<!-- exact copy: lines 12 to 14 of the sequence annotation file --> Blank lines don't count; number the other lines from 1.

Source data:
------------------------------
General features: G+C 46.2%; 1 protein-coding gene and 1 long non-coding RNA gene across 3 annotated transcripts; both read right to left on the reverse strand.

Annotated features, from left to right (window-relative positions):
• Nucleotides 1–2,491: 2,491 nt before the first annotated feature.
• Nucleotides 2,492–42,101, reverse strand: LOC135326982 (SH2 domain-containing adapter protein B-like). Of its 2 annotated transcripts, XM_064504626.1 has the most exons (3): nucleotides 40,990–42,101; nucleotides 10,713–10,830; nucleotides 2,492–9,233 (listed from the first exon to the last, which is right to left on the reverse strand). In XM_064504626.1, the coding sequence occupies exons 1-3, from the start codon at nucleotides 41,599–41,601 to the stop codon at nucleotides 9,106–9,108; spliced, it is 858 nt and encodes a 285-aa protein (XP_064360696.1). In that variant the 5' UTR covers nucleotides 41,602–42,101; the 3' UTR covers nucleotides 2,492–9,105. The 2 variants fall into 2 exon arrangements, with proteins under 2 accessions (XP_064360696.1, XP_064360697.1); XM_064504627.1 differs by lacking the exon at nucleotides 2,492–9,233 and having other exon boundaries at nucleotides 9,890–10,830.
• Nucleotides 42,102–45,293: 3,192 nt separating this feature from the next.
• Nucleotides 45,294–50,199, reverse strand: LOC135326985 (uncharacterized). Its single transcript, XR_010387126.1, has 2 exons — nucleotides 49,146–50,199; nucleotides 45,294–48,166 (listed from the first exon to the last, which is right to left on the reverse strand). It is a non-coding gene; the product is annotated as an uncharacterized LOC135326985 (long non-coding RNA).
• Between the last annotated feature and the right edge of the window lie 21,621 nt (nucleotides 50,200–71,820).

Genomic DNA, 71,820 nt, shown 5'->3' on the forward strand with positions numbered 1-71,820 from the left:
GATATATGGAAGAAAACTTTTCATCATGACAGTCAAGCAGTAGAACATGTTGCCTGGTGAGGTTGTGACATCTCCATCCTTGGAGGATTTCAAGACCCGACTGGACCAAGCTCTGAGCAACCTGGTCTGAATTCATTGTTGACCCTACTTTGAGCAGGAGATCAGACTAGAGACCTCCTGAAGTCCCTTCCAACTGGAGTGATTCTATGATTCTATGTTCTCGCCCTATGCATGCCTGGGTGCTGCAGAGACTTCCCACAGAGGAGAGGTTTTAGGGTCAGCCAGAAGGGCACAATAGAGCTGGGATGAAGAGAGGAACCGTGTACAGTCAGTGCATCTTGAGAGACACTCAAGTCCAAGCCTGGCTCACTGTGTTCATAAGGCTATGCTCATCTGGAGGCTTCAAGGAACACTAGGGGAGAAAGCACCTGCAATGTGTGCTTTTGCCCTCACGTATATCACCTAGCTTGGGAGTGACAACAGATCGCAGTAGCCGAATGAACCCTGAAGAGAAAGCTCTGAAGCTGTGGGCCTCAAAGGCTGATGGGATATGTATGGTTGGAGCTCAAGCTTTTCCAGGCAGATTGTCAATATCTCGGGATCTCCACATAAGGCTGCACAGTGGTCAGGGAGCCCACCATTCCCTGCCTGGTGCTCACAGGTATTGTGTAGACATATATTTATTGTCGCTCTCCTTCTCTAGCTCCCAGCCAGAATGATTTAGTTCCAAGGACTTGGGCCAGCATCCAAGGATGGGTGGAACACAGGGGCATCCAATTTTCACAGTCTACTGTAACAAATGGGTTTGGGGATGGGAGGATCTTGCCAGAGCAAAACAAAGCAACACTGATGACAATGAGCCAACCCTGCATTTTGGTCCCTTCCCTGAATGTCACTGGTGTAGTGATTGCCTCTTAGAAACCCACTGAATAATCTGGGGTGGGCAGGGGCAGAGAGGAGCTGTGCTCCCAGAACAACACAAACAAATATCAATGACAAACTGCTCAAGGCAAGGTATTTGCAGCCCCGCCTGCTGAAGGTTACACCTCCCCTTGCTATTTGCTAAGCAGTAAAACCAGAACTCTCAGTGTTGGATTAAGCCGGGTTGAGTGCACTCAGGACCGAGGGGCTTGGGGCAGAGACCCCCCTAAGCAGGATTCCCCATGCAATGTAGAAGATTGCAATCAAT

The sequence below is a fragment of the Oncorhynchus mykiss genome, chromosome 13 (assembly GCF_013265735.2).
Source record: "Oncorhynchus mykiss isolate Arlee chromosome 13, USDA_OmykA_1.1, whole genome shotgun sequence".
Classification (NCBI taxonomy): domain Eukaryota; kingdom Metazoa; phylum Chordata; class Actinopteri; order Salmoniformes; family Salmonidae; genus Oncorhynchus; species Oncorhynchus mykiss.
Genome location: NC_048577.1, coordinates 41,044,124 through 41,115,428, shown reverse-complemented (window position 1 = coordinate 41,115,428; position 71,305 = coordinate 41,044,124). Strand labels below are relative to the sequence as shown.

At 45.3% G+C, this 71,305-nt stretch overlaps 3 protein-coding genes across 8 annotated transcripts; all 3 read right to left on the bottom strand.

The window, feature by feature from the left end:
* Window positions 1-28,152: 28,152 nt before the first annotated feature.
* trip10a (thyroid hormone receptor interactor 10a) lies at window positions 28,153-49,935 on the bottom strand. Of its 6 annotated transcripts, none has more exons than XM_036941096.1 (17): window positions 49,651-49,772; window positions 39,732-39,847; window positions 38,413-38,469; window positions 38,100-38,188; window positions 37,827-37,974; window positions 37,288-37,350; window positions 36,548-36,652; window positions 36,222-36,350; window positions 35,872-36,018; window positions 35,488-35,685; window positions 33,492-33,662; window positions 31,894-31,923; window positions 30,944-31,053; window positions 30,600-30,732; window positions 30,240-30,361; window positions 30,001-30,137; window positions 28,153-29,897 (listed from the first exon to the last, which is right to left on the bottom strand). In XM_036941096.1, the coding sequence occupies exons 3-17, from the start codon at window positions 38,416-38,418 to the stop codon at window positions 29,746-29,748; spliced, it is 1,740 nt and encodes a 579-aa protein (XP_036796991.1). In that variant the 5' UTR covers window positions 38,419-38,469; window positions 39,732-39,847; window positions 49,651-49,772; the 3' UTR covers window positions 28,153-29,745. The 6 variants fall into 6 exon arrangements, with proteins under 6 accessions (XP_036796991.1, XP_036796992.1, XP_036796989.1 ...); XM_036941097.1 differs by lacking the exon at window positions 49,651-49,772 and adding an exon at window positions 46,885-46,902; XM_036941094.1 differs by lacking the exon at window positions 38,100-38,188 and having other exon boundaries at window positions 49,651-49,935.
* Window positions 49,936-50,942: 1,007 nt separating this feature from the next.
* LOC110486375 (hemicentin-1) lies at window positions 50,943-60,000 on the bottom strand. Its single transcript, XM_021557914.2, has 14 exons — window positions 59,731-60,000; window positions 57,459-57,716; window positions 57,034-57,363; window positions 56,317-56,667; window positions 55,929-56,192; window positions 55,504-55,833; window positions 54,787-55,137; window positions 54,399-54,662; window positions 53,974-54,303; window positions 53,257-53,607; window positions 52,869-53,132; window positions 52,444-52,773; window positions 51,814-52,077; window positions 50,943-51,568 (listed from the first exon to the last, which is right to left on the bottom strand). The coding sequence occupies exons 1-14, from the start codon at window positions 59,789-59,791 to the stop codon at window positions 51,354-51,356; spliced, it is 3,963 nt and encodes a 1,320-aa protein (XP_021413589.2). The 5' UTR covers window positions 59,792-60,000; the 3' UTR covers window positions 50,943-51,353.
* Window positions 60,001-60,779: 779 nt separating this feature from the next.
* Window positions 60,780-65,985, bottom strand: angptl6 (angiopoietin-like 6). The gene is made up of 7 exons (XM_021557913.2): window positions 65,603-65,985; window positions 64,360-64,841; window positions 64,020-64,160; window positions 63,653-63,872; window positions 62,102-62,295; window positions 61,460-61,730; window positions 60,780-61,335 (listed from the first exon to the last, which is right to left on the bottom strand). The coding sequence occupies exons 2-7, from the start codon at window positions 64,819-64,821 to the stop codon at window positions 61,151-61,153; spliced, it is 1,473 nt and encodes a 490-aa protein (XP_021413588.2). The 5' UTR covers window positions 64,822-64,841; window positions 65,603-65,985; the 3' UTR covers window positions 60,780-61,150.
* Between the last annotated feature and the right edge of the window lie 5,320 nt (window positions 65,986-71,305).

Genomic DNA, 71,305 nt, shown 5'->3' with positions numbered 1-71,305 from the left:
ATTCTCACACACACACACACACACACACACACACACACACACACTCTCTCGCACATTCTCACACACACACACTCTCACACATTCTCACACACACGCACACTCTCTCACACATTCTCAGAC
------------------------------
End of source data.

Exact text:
Classification (NCBI taxonomy): domain Eukaryota; kingdom Metazoa; phylum Chordata; class Actinopteri; order Salmoniformes; family Salmonidae; genus Oncorhynchus; species Oncorhynchus mykiss.
Genome location: NC_048577.1, coordinates 41,044,124 through 41,115,428, shown reverse-complemented (window position 1 = coordinate 41,115,428; position 71,305 = coordinate 41,044,124). Strand labels below are relative to the sequence as shown.

At 45.3% G+C, this 71,305-nt stretch overlaps 3 protein-coding genes across 8 annotated transcripts; all 3 read right to left on the bottom strand.